That includes offspring who, like Xian, are no longer active in The Church of Jesus Christ of Latter-day Saints.
And it followed closely Mormon officials' directives as outlined in sermons, speeches and suggestions.
For Scott Mackintosh, it was "mind boggling" to receive the news via Facebook, but "looking back, that was one of the most ingenious things [Xian] could have done," the elder Mackintosh says in the video. "It gave me time to take it in ... to get rid of all the anger."
Becky acknowledges that her initial reaction was denial, that she even proposed testosterone treatments as a possible answer to her son's same-sex attractions.
Nonetheless, she eventually accepted that Xian is gay. She told him she loved him, hugged him and then advised her husband, "Please be kind."
Scott Mackintosh, too, had trouble initially accepting that his son — in apparent rejection of their faith's emphasis on traditional family structures — would not be marrying a woman and raising children in that pattern.
Finally, the Mackintosh father and son talked. It was an emotional exchange, culminating in Scott blurting out, "Xian, why would you choose this? Why?"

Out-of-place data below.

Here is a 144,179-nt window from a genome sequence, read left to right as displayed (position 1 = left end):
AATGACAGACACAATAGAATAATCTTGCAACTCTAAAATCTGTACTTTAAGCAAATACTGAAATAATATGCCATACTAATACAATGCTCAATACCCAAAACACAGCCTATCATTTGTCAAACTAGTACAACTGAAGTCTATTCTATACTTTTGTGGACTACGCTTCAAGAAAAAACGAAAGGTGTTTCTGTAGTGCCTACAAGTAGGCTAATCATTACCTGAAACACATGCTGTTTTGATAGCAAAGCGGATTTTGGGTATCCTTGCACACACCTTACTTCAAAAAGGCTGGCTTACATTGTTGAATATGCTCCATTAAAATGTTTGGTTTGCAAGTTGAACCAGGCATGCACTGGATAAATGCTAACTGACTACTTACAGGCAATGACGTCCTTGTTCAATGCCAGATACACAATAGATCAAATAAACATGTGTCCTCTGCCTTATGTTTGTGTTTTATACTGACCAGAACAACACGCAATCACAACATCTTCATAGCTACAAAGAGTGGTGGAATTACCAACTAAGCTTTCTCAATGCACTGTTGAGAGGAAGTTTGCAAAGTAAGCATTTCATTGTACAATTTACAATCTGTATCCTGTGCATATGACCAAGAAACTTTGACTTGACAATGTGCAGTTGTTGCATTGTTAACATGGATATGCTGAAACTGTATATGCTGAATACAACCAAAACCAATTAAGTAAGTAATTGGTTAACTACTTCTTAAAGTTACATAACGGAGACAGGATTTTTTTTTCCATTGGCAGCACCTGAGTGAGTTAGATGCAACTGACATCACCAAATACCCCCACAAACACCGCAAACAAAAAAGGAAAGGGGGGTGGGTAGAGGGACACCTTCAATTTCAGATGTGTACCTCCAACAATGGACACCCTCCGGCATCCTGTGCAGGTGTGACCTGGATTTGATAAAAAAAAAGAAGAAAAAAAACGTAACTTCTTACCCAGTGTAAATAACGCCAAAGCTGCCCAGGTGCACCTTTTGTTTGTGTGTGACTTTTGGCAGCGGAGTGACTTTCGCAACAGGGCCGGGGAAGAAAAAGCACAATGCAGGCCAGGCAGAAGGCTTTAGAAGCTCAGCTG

Xian chuckled, looked his father in the eye and replied, "Dad ... I didn't choose this."
Their reactions fit with the Utah-based faith's "tips for parents" listed on its website.
You will never regret saying "I love you," the site advises, and, later, "It's never too late to apologize."
It's natural to grieve for the Mormon life a gay child would have had, the church's website tells parents. "There is no shame in grieving."
The LDS Church teaches that being gay is not a choice, nor a sin — just acting on it is. The best response, the site concludes, is compassion and empathy.
"I put my arms around my son and just loved him," Scott recounts. "[And] I can't help but feel that the Savior loves him deeply."
Adds Xian: "We may have differences, but at the end of the day, we're still family."